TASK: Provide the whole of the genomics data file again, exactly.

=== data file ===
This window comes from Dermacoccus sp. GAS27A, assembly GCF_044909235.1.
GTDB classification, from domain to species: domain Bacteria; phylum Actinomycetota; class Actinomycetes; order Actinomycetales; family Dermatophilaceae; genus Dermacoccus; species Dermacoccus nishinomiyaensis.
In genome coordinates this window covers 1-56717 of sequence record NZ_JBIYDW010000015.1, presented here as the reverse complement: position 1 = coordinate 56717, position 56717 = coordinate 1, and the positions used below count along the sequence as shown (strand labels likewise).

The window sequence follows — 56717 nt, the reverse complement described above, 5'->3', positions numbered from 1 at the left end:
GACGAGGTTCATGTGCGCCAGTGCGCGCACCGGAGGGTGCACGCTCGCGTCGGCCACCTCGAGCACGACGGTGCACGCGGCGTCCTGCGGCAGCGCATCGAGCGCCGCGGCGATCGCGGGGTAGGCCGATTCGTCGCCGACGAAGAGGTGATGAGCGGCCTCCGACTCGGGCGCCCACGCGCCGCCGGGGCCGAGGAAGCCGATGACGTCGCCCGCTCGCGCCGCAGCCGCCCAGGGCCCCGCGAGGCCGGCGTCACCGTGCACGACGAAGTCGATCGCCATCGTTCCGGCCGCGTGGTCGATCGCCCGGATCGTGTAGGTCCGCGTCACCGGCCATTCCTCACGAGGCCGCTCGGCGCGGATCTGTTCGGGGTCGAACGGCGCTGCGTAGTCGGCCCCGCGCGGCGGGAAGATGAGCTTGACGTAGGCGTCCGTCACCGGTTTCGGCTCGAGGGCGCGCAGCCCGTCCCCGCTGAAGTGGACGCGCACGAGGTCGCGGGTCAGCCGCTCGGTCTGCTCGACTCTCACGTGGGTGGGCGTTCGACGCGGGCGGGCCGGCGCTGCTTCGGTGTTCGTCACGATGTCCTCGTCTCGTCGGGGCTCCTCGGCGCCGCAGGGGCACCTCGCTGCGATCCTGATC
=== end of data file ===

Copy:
This window comes from Dermacoccus sp. GAS27A, assembly GCF_044909235.1.
GTDB classification, from domain to species: domain Bacteria; phylum Actinomycetota; class Actinomycetes; order Actinomycetales; family Dermatophilaceae; genus Dermacoccus; species Dermacoccus nishinomiyaensis.
In genome coordinates this window covers 1-56717 of sequence record NZ_JBIYDW010000015.1, presented here as the reverse complement: position 1 = coordinate 56717, position 56717 = coordinate 1, and the positions used below count along the sequence as shown (strand labels likewise).

The window sequence follows — 56717 nt, the reverse complement described above, 5'->3', positions numbered from 1 at the left end:
GACGAGGTTCATGTGCGCCAGTGCGCGCACCGGAGGGTGCACGCTCGCGTCGGCCACCTCGAGCACGACGGTGCACGCGGCGTCCTGCGGCAGCGCATCGAGCGCCGCGGCGATCGCGGGGTAGGCCGATTCGTCGCCGACGAAGAGGTGATGAGCGGCCTCCGACTCGGGCGCCCACGCGCCGCCGGGGCCGAGGAAGCCGATGACGTCGCCCGCTCGCGCCGCAGCCGCCCAGGGCCCCGCGAGGCCGGCGTCACCGTGCACGACGAAGTCGATCGCCATCGTTCCGGCCGCGTGGTCGATCGCCCGGATCGTGTAGGTCCGCGTCACCGGCCATTCCTCACGAGGCCGCTCGGCGCGGATCTGTTCGGGGTCGAACGGCGCTGCGTAGTCGGCCCCGCGCGGCGGGAAGATGAGCTTGACGTAGGCGTCCGTCACCGGTTTCGGCTCGAGGGCGCGCAGCCCGTCCCCGCTGAAGTGGACGCGCACGAGGTCGCGGGTCAGCCGCTCGGTCTGCTCGACTCTCACGTGGGTGGGCGTTCGACGCGGGCGGGCCGGCGCTGCTTCGGTGTTCGTCACGATGTCCTCGTCTCGTCGGGGCTCCTCGGCGCCGCAGGGGCACCTCGCTGCGATCCTGATC